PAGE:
Getting a divorce while you’re in your 50s or older can be particularly challenging when it comes to your finances. You’ll need to know about alimony taxation and updating your estate. If you’re an Ohio resident, here are some important things to consider as you plan for your divorce.
Getting through a gray divorce
Usually, divorcing individuals consult with their lawyers to tell them how to efficiently divide their assets and keep the process from being too lengthy. It may be helpful to have a financial advisor on hand as well. Financial advisors are beneficial for people in any age group but can be especially helpful for older individuals who are getting a divorce and have more to lose financially.
Tax laws and asset division
The 2017 Tax Cuts and Job Act brought about some significant changes concerning alimony payment taxation. Previous laws indicated that alimony was taxed for the spouse receiving alimony and tax-deductible for the spouse paying the alimony. The new law, however, reversed this structure. If you’re getting a divorce after Dec. 31, 2018, you won’t get a tax reduction if you’re paying alimony, and you won’t have to pay taxes on the alimony you receive.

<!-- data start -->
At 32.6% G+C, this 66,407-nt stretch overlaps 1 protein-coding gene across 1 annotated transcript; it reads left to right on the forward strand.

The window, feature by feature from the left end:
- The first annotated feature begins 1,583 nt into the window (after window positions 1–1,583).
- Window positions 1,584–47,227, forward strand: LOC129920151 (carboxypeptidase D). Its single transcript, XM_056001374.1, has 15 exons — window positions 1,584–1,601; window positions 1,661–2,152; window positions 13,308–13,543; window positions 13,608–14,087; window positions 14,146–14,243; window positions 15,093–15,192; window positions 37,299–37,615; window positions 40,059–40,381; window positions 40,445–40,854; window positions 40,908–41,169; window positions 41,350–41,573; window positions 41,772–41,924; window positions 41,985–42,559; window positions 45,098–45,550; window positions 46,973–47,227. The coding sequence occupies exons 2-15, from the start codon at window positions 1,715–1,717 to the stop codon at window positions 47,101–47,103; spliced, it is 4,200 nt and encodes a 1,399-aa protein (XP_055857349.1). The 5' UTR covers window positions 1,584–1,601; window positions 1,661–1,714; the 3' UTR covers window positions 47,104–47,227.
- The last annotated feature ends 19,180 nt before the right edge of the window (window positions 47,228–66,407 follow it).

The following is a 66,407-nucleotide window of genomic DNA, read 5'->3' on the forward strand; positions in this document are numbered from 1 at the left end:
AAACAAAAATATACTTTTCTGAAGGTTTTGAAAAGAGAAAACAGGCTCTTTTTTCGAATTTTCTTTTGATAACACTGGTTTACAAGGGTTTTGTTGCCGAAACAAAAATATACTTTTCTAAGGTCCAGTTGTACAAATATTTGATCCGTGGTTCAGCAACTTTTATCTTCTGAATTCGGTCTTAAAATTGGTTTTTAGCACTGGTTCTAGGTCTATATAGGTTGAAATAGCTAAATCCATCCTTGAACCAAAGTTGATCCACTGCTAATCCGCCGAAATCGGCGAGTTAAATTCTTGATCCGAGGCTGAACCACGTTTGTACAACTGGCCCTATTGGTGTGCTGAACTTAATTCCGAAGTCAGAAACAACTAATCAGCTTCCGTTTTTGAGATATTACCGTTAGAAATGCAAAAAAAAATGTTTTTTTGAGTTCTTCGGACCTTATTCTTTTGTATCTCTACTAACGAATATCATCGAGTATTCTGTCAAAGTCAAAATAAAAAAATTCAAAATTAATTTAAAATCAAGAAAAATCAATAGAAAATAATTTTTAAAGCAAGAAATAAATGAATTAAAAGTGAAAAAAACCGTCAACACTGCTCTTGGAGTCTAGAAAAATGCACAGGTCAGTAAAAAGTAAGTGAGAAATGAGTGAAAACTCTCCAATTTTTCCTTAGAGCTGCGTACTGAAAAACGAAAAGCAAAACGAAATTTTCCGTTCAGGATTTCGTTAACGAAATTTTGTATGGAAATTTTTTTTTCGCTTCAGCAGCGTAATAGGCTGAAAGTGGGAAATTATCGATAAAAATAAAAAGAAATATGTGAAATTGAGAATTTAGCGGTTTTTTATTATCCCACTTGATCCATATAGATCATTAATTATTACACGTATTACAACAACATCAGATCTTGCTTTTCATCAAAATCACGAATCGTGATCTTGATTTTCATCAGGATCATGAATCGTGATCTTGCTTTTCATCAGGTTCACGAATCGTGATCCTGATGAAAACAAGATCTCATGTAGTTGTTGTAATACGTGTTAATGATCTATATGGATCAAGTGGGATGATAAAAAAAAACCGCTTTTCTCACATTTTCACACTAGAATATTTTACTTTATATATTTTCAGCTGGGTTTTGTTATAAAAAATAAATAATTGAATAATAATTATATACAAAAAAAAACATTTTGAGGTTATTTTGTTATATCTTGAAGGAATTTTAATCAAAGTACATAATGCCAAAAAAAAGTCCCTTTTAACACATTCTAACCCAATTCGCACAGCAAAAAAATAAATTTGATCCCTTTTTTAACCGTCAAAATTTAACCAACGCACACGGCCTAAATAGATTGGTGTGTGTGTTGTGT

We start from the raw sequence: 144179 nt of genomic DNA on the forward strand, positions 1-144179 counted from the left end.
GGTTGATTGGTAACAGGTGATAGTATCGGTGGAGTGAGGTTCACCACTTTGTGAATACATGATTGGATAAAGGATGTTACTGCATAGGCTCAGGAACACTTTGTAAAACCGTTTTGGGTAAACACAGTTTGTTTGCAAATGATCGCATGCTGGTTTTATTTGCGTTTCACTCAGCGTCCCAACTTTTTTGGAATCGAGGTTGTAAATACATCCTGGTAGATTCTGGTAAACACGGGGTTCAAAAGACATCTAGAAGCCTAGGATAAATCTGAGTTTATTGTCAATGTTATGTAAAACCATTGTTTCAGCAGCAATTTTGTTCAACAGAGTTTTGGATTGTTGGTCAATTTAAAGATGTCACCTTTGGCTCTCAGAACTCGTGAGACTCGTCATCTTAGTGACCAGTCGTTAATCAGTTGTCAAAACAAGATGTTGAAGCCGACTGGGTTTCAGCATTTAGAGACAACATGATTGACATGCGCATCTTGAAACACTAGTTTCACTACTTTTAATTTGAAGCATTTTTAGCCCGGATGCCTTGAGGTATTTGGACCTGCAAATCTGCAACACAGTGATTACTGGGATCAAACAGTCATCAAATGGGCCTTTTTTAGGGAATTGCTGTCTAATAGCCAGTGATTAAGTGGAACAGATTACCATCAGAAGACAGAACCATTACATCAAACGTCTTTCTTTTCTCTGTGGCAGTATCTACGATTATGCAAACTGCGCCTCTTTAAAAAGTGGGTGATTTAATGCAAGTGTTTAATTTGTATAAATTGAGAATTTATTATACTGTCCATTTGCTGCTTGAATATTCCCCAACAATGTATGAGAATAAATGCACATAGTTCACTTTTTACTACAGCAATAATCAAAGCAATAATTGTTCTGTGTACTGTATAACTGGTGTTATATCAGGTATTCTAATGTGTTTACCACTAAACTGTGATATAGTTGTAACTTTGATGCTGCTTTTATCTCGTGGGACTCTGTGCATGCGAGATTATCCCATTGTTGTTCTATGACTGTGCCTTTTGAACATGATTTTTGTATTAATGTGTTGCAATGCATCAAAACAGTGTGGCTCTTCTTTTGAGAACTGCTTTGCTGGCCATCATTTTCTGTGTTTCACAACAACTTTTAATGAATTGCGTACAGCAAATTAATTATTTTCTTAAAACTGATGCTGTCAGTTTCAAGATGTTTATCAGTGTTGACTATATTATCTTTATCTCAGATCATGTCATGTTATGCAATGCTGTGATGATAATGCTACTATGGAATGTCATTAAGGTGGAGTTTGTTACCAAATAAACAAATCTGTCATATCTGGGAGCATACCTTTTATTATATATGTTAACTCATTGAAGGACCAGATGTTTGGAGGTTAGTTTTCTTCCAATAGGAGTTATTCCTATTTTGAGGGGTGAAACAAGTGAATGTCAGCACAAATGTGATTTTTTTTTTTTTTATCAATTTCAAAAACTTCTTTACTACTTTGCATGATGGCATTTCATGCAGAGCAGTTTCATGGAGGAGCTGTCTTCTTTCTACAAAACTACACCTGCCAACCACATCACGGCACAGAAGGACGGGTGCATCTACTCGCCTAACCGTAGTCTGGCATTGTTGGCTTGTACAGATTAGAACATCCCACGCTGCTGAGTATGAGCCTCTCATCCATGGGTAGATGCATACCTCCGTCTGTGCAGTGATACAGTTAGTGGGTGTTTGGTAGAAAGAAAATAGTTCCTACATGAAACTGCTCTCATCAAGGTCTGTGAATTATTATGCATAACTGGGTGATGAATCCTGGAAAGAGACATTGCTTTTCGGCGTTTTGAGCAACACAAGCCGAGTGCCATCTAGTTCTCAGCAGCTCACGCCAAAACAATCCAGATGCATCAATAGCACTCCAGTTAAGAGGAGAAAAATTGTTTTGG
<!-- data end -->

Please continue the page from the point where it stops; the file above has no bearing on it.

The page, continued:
Making adjustments to your estate plan
Most of the time, you’ll need to make changes to your estate plan when you get a divorce. However, you’ll need to be aware of the timing when it comes to estate changes. For instance, only a spouse can be a pension beneficiary, which means a divorcing parent cannot name their child as a beneficiary on their pension until the divorce is final.
A child can be a beneficiary on an investment account or life insurance policy, but most states require a spouse to grant permission for another beneficiary to be named in a retirement account. Most spouses are not likely to agree to this during a divorce. These are just some of the many issues to consider when divorcing at an older age.